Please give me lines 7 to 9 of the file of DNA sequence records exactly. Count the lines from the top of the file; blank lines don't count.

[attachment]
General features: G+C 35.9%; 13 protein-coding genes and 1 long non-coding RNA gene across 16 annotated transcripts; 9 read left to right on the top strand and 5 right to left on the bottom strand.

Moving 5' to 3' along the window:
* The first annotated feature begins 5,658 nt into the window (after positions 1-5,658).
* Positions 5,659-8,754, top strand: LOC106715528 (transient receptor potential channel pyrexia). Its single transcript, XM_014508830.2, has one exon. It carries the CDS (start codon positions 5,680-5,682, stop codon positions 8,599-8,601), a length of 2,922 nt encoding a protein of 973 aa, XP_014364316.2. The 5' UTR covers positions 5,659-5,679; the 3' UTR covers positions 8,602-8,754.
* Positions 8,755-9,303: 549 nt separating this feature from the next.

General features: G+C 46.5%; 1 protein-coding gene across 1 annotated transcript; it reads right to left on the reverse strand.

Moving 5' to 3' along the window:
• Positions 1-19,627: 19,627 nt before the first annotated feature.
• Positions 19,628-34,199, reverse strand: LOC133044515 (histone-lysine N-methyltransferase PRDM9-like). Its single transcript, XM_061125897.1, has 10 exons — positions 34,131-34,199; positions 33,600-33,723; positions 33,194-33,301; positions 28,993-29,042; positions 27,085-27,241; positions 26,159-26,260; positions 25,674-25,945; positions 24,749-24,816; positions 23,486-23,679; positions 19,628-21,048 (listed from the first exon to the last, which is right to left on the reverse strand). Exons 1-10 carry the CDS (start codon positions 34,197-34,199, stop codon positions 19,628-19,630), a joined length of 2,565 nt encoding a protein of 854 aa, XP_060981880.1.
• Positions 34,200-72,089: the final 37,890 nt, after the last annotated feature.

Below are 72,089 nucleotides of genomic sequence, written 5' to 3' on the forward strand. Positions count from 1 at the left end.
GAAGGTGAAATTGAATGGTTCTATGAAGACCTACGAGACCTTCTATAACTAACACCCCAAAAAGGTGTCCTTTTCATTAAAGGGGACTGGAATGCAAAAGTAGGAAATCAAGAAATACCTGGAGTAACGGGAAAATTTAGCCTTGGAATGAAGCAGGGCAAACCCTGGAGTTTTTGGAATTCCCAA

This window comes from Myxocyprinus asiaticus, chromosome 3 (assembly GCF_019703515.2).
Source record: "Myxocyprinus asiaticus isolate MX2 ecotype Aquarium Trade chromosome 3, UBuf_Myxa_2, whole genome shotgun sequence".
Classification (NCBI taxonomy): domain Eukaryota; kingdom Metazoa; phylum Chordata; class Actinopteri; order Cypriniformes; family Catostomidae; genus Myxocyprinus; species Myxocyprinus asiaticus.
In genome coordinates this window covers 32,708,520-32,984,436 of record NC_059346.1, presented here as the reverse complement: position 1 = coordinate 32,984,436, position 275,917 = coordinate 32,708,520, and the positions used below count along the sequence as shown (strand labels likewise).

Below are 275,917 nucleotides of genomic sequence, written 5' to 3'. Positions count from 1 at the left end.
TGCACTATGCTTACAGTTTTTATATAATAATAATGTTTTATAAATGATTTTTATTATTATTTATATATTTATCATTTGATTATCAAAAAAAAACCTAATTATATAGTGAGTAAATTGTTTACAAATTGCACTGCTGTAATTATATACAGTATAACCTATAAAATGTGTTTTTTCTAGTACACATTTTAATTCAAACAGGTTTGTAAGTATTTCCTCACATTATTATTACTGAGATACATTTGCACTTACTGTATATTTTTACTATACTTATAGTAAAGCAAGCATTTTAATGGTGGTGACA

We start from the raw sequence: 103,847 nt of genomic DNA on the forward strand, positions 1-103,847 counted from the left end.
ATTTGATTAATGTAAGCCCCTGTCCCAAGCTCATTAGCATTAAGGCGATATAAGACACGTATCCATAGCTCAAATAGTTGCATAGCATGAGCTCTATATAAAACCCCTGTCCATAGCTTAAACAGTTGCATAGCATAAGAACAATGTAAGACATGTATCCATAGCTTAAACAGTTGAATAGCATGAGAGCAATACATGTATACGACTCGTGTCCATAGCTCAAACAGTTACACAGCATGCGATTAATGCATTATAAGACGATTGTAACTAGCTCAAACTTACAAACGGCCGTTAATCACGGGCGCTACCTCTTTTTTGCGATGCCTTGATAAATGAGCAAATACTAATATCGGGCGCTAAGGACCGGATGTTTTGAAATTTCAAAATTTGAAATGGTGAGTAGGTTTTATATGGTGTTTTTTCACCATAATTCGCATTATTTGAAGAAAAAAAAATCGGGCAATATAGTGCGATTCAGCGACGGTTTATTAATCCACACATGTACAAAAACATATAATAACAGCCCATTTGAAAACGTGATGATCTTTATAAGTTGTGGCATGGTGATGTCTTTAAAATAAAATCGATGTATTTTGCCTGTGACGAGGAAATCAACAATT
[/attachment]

Moving 5' to 3' along the window:
• Positions 1-19,627: 19,627 nt before the first annotated feature.
• Positions 19,628-34,199, reverse strand: LOC133044515 (histone-lysine N-methyltransferase PRDM9-like). Its single transcript, XM_061125897.1, has 10 exons — positions 34,131-34,199; positions 33,600-33,723; positions 33,194-33,301; positions 28,993-29,042; positions 27,085-27,241; positions 26,159-26,260; positions 25,674-25,945; positions 24,749-24,816; positions 23,486-23,679; positions 19,628-21,048 (listed from the first exon to the last, which is right to left on the reverse strand). Exons 1-10 carry the CDS (start codon positions 34,197-34,199, stop codon positions 19,628-19,630), a joined length of 2,565 nt encoding a protein of 854 aa, XP_060981880.1.